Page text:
Top 25 Best Assassin Books
There are a lot of different choices when it comes to fantasy. Sprawling epics, fairy tale adaptations, urban, the list goes on.
However, sometimes you're just in the mood for some good old fashioned killing, and the Fantasy Assassin genre fits this craving perfectly.
Assasin Fantasy is a broad term that often covers various underworld activities such as thievery, spying, and other 'outlawed' occupations. So don't think every book we cover is about a shadowy assassin -- thieves are part of the mix too.
Loveable rogues are on the rise, and though these characters certainly aren't lovable, there are few things more awesome than a magic-infused dagger.
Unfortunately, it can be hard to find those stories among the huge volume of books, with the vast amount of 'assassin fantasy' often of dubious quality.
So we've honed our own literary blades and curated a list of some of the best assassin/rogue fantasy around so you can skip straight to the best.
Books in The Acts Of Caine Series (4)
Books in Night Angel Series (2)
Books in Vlad Taltos Series (26)
Books in Tale Of The Kin Series (0)
Books in First Law World Series (6)
Books in Ile-rien Series (5)
Sherlock Holmes for the Victorian era and the master criminals
Books in Study Series (5)
Books in Shadowdance Series (5)
Books in Riyria Revelations Series (5)
Books in Left Hand Of God Series (2)
Books in His Fair Assassin Series (2)
Books in Graceling Realm Series (3)
Books in Mistborn Series (12)
Books in Lord Ermenwyr Series (2)
Books in Throne Of Glass Series (5)
Books in Tales Of The Otori Series (3)
Books in Fallen Blade Series (10)
Books in Six Of Crows Series (1)
Books in Gentleman Bastards Series (10)
Of course, it's a given that you should read the sequel books to Lies of Locke Lamora. The third book Republic of Thieves was released in the later part of 2014 and book four is due sometime this year (2015).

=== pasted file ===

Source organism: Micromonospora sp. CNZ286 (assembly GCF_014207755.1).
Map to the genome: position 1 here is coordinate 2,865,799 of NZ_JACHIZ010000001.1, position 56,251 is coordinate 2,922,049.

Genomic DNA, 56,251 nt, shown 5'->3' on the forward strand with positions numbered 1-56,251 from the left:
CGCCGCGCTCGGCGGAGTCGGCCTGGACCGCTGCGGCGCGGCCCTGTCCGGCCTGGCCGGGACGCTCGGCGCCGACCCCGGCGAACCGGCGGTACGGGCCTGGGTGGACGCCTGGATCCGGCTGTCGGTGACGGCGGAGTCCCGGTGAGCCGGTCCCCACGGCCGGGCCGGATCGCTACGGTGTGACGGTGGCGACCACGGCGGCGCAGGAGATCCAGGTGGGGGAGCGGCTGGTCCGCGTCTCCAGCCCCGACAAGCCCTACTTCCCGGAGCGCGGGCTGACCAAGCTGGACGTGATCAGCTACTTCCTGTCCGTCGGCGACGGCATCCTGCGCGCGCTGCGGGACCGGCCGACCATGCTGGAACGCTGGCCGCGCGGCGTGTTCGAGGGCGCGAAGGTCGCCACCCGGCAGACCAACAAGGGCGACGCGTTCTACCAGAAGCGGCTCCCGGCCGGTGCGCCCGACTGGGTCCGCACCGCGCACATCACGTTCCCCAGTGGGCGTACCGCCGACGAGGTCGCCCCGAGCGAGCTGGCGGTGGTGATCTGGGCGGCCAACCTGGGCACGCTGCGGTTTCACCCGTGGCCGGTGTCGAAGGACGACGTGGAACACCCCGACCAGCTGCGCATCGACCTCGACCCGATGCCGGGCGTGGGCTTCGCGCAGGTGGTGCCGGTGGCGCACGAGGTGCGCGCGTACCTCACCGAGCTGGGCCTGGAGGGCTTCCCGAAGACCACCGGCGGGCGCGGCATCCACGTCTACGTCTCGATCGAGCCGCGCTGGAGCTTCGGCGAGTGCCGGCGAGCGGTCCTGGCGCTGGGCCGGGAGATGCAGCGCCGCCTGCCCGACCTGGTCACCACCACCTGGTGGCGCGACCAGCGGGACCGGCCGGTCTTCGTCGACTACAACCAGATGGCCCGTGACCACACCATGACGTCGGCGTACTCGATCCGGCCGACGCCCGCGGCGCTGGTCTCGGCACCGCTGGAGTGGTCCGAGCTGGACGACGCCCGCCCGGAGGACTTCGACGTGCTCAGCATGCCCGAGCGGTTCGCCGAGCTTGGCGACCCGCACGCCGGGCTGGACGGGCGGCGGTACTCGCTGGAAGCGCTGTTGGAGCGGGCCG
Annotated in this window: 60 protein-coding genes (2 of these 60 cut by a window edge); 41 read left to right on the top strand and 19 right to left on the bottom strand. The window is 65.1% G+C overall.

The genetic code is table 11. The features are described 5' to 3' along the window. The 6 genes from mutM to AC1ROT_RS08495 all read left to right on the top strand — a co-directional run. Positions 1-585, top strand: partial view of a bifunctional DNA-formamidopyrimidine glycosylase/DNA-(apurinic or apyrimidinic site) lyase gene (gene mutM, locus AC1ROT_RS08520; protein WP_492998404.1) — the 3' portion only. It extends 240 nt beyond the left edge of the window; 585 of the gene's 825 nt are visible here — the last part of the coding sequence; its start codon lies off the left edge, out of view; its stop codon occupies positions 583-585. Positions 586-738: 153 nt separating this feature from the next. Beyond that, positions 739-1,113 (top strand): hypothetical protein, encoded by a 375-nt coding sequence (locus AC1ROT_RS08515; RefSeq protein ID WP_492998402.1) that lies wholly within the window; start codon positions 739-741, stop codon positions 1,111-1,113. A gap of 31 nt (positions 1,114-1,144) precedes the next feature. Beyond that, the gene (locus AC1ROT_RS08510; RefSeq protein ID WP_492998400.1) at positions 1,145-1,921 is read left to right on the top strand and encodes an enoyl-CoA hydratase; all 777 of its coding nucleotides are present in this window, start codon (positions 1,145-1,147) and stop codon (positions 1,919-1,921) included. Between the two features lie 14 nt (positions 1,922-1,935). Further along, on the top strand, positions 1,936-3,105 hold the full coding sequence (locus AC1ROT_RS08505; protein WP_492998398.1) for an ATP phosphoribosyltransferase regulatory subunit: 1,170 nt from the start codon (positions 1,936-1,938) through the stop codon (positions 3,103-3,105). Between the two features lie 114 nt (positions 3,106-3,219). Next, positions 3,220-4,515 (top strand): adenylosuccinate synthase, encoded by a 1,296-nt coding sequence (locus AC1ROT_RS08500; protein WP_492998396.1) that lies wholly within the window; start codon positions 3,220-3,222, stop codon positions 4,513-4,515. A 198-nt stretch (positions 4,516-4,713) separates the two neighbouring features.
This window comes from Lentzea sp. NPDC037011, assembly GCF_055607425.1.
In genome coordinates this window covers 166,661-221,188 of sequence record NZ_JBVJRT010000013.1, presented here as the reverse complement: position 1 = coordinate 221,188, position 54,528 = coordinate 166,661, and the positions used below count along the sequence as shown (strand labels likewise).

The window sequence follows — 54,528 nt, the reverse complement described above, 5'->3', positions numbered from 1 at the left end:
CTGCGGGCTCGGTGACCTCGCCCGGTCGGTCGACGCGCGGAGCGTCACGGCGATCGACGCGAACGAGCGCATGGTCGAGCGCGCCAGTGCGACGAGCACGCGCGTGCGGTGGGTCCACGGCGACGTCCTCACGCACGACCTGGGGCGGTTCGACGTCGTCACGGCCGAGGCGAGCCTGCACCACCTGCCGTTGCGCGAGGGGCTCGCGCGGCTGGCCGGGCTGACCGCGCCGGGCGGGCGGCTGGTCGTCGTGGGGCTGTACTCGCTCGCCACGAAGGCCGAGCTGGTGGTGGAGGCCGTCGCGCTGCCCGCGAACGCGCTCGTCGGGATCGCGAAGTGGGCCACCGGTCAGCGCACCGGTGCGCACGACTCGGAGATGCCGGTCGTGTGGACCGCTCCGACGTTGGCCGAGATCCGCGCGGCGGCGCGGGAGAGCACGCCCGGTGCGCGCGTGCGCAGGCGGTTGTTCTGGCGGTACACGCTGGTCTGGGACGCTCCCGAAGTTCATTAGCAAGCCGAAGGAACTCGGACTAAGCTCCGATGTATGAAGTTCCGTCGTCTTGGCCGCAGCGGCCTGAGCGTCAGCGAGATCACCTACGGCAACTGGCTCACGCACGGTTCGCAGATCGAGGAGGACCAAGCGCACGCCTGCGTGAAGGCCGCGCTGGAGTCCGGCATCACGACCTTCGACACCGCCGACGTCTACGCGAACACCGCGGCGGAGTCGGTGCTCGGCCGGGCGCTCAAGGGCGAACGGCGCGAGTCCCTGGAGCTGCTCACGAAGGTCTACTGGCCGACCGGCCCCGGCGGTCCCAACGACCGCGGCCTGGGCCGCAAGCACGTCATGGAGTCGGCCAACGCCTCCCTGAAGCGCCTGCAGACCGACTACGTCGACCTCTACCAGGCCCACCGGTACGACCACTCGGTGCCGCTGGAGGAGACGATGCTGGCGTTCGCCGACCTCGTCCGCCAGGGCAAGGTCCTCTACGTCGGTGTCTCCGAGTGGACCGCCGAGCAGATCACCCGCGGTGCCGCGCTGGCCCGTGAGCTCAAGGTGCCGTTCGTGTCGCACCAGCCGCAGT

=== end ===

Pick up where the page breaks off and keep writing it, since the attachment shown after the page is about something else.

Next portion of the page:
Give The Name of the Wind a try for another book with a very strongly characterized protagonist. The protagonist is not a scoundrel type, however.
If you like the dry, sarcastic tone of the narration and dark humor of the Locke books, you should give Joe Abercrombie's novels (starting with The Blade Itself) a read -- both the trilogy and the stand alone books. Probably the closest you'll find that matches the style and pacing found in Lynch's books, though Abercrombie is darker.
You might enjoy Michael Sullivan's The Crown Conspiracy which is the story of a falsely accused criminal trying to set his name right. It's a light-hearted, over-the-top fantasy tale about a pair of roughish thieves; not as dark as Scott's books and Sullivan is not as talented a wordsmith as Lynch. A fun romp though and Sullivan is one of the more active authors on forums, reddit, and social media platforms.
You might give Steven Brust's Vlad Taltos series a read. Like Locke, the main character is a criminal, and the setting the action takes place is an urban one. All the supporting characters are well developed -- something that Lynch does well when writing about Locke's sidekicks.